Academic journal article
By Hecht, David K.
Biography , Vol. 33, No. 1
April 28th, 1954, was a particularly unfortunate day for Robert Oppenheimer. Already he had spent two-and-a-half weeks in front of a specially convened Personnel Security Board, which aimed to determine whether his security clearance for top-secret government work should be restored. Oppenheimer--the physicist whose work on the Manhattan Project and whose subsequent political and public prominence had earned him cultural status as "the father of the atomic bomb"--had requested the hearing to challenge the suspension of his security clearance several months before. The deck was stacked against him; by 1954, he had acquired powerful enemies. Many of these adversaries, newly influential in the first Republican presidential administration in two decades, were disturbed by the radical politics in Oppenheimer's past, his opposition to the hydrogen bomb, and his continuing reservations about key aspects of nuclear policy.
That day, however, a particularly devastating blow was struck. Edward Teller--himself a veteran of the Manhattan Project and an influential and prominent physicist--testified against Oppenheimer. When asked if he felt his former colleague was a security risk, Teller conceded that Oppenheimer had often acted in ways that were "exceedingly hard to understand." In fact, Teller continued, "I thoroughly disagreed with him in numerous issues and his actions frankly appeared to me confused and complicated. To this extent I feel that I would like to see the vital interests of the country in hands which I understand better, and therefore trust more" (Stern, In the Matter 710). Many of his colleagues in the physics community regarded Teller's testimony as deep betrayal; some refused to shake his hand afterwards (Weart 180). Teller's testimony marks an important rift in science policy advising in the Cold War, which can be seen as a contest between Teller's nuclear enthusiasm and Oppenheimer's more moderate approach. It also provides an important clue about how Americans--inside and outside of political circles--decided what sorts of public figures to trust with the daunting responsibility of nuclear weapons. Teller noted that he would prefer advisors that he could "understand better, and therefore trust more." This is a reasonable enough wish, but its simplicity belies an important reality surrounding nuclear discourse in Cold War America. Not only did Oppenheimer's supporters and Teller's have contrasting views on substantive matters of policy, they also had profound differences in how they legitimated scientific and political authority in the first place.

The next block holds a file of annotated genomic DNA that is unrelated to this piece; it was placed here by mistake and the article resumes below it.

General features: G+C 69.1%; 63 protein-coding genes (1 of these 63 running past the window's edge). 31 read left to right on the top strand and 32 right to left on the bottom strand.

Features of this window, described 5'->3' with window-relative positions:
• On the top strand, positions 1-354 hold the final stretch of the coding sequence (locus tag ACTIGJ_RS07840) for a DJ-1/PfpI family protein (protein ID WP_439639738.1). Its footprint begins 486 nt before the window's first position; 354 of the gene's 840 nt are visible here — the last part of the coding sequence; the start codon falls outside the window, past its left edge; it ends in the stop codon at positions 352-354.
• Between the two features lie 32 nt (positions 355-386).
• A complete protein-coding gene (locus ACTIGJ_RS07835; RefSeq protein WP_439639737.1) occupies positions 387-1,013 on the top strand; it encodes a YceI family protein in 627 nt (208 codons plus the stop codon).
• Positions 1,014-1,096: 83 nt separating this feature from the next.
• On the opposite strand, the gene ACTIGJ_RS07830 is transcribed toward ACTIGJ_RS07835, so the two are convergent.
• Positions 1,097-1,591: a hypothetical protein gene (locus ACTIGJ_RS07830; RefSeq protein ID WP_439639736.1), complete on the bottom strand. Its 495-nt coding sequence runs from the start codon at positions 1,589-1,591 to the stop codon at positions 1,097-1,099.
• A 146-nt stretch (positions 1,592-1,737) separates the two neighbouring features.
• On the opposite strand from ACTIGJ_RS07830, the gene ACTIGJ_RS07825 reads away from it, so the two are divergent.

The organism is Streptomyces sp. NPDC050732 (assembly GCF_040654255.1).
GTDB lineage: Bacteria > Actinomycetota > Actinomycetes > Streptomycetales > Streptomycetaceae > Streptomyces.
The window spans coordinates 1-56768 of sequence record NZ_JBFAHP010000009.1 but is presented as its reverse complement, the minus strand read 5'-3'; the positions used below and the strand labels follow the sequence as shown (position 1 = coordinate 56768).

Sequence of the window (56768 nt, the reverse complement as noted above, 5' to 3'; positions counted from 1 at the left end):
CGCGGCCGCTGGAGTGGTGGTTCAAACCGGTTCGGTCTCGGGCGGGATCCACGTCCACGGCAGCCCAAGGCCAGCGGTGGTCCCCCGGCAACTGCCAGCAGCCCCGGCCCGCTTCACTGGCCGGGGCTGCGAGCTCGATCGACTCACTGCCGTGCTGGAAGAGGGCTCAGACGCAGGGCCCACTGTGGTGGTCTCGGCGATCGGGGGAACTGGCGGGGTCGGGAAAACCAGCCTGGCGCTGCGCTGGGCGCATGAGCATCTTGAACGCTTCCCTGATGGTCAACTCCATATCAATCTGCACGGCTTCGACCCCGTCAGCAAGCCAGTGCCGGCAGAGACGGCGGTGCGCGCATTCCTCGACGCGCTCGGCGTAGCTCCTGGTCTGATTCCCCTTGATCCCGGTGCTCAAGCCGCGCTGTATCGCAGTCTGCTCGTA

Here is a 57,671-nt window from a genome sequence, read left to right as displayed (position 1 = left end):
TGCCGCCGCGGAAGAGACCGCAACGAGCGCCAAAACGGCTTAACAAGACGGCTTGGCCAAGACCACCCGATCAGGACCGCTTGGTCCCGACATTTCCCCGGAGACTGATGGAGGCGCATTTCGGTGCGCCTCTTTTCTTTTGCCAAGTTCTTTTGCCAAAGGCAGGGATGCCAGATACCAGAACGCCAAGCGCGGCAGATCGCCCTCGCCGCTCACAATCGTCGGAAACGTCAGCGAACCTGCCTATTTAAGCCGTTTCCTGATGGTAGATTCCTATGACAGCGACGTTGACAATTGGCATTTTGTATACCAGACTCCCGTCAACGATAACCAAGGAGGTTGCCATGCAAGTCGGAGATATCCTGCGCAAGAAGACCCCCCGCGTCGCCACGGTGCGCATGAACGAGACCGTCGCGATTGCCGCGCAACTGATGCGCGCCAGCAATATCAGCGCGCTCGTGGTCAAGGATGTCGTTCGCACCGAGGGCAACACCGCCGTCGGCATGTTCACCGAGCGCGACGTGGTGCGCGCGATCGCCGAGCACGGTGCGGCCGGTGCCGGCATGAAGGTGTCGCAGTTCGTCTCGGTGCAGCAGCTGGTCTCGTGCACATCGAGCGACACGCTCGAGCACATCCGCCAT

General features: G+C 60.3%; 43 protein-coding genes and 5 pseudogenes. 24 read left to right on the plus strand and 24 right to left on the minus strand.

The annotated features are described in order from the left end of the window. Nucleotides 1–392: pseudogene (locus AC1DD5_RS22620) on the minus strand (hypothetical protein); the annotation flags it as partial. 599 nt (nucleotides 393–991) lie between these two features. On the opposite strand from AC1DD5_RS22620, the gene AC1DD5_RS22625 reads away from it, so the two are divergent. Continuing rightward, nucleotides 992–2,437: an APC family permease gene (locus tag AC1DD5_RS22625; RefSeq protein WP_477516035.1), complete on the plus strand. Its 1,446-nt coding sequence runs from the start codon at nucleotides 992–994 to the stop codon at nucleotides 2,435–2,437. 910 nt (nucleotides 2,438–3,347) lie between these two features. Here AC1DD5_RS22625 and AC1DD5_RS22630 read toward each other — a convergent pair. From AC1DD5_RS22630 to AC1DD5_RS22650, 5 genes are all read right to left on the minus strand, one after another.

This essay uses the Oppenheimer hearing to explore the role of personal narrative in establishing understandings of--and therefore trust in--cultural icons, particularly scientific ones. I will focus on a particular personal narrative central to the hearing: Oppenheimer's lengthy self-defense that appeared in the New York Times just as his security hearing was beginning. Formally, this narrative was addressed as a letter in response to a list of charges from the Atomic Energy Commission (AEC). The letter was, however, a full autobiographical sketch; when placed into the official hearing record, it occupied thirteen pages of small, single-spaced type. The text opens with his early life and the beginnings of his professional career, spends much time on his social and intellectual circles as a young man and the radical politics often a part of those associations, and finishes with detailed accounts of his service at Los Alamos and after the war as a technical advisor on nuclear matters. These are not distinct thematic sections, however. Rather, they are woven into a chronological account of his life, together with plentiful detail about family milestones such as his marriage, the death of his father, and friendship with his brother. It is the only autobiographical account that Oppenheimer ever published, which alone renders it of historical interest. However, the letter is also very revealing about the role of personal narrative--as opposed to disaggregated facts, or even other kinds of narratives--in establishing trust. …